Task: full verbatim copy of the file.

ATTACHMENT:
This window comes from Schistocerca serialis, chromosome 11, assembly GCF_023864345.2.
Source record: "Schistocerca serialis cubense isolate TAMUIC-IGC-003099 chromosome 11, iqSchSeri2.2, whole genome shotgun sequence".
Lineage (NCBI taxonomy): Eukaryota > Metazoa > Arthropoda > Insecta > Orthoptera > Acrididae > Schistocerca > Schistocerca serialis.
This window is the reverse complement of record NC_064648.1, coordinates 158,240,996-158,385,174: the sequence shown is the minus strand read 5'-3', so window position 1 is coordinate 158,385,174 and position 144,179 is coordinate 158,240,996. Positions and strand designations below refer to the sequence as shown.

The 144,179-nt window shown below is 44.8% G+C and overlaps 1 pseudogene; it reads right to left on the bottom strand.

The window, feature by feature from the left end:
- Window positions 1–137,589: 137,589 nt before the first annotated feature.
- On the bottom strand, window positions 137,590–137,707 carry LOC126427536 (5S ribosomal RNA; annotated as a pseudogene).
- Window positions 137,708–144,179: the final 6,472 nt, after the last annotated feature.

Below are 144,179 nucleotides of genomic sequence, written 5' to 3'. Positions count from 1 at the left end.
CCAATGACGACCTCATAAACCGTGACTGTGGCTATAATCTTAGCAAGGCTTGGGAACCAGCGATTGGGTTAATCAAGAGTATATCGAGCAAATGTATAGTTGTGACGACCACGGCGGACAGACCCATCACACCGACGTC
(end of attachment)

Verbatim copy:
This window comes from Schistocerca serialis, chromosome 11, assembly GCF_023864345.2.
Source record: "Schistocerca serialis cubense isolate TAMUIC-IGC-003099 chromosome 11, iqSchSeri2.2, whole genome shotgun sequence".
Lineage (NCBI taxonomy): Eukaryota > Metazoa > Arthropoda > Insecta > Orthoptera > Acrididae > Schistocerca > Schistocerca serialis.
This window is the reverse complement of record NC_064648.1, coordinates 158,240,996-158,385,174: the sequence shown is the minus strand read 5'-3', so window position 1 is coordinate 158,385,174 and position 144,179 is coordinate 158,240,996. Positions and strand designations below refer to the sequence as shown.

The 144,179-nt window shown below is 44.8% G+C and overlaps 1 pseudogene; it reads right to left on the bottom strand.

The window, feature by feature from the left end:
- Window positions 1–137,589: 137,589 nt before the first annotated feature.
- On the bottom strand, window positions 137,590–137,707 carry LOC126427536 (5S ribosomal RNA; annotated as a pseudogene).
- Window positions 137,708–144,179: the final 6,472 nt, after the last annotated feature.

Below are 144,179 nucleotides of genomic sequence, written 5' to 3'. Positions count from 1 at the left end.
CCAATGACGACCTCATAAACCGTGACTGTGGCTATAATCTTAGCAAGGCTTGGGAACCAGCGATTGGGTTAATCAAGAGTATATCGAGCAAATGTATAGTTGTGACGACCACGGCGGACAGACCCATCACACCGACGTC